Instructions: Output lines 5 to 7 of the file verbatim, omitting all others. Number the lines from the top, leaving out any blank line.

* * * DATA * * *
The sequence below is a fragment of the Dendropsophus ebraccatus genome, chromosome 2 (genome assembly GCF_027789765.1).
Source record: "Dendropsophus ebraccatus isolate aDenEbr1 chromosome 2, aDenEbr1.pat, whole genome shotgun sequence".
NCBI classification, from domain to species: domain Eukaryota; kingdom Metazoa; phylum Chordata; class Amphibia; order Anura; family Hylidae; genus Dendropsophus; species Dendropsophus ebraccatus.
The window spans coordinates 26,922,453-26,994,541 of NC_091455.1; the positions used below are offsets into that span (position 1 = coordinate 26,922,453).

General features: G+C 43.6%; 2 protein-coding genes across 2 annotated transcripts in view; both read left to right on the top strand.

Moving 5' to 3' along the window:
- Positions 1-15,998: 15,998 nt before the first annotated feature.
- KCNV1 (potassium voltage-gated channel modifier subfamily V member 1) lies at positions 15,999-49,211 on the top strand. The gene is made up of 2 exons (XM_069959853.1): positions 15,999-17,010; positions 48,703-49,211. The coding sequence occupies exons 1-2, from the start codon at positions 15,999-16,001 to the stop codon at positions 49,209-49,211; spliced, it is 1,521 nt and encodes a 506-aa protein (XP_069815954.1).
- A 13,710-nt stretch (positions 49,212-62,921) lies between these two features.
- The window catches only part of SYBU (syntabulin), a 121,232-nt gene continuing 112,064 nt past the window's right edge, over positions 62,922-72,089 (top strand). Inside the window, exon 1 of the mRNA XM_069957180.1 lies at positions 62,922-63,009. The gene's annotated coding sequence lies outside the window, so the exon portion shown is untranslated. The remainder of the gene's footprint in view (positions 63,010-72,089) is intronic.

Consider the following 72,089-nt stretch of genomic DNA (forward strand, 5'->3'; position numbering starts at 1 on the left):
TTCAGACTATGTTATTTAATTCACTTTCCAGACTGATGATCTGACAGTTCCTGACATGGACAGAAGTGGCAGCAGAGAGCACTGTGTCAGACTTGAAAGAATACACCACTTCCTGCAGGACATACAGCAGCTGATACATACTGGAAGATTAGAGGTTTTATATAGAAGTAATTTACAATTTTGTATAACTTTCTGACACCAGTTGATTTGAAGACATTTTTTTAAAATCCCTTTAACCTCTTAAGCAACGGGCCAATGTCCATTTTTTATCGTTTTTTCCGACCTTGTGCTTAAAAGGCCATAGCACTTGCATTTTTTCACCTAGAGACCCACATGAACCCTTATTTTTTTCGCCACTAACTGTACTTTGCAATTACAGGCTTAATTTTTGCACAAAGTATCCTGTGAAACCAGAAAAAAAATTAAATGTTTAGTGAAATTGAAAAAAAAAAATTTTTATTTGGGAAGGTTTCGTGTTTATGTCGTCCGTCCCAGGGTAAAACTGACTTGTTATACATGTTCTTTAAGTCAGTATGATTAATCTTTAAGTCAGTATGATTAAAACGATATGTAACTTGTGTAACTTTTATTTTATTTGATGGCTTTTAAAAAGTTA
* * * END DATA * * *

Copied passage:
General features: G+C 43.6%; 2 protein-coding genes across 2 annotated transcripts in view; both read left to right on the top strand.

Moving 5' to 3' along the window:
- Positions 1-15,998: 15,998 nt before the first annotated feature.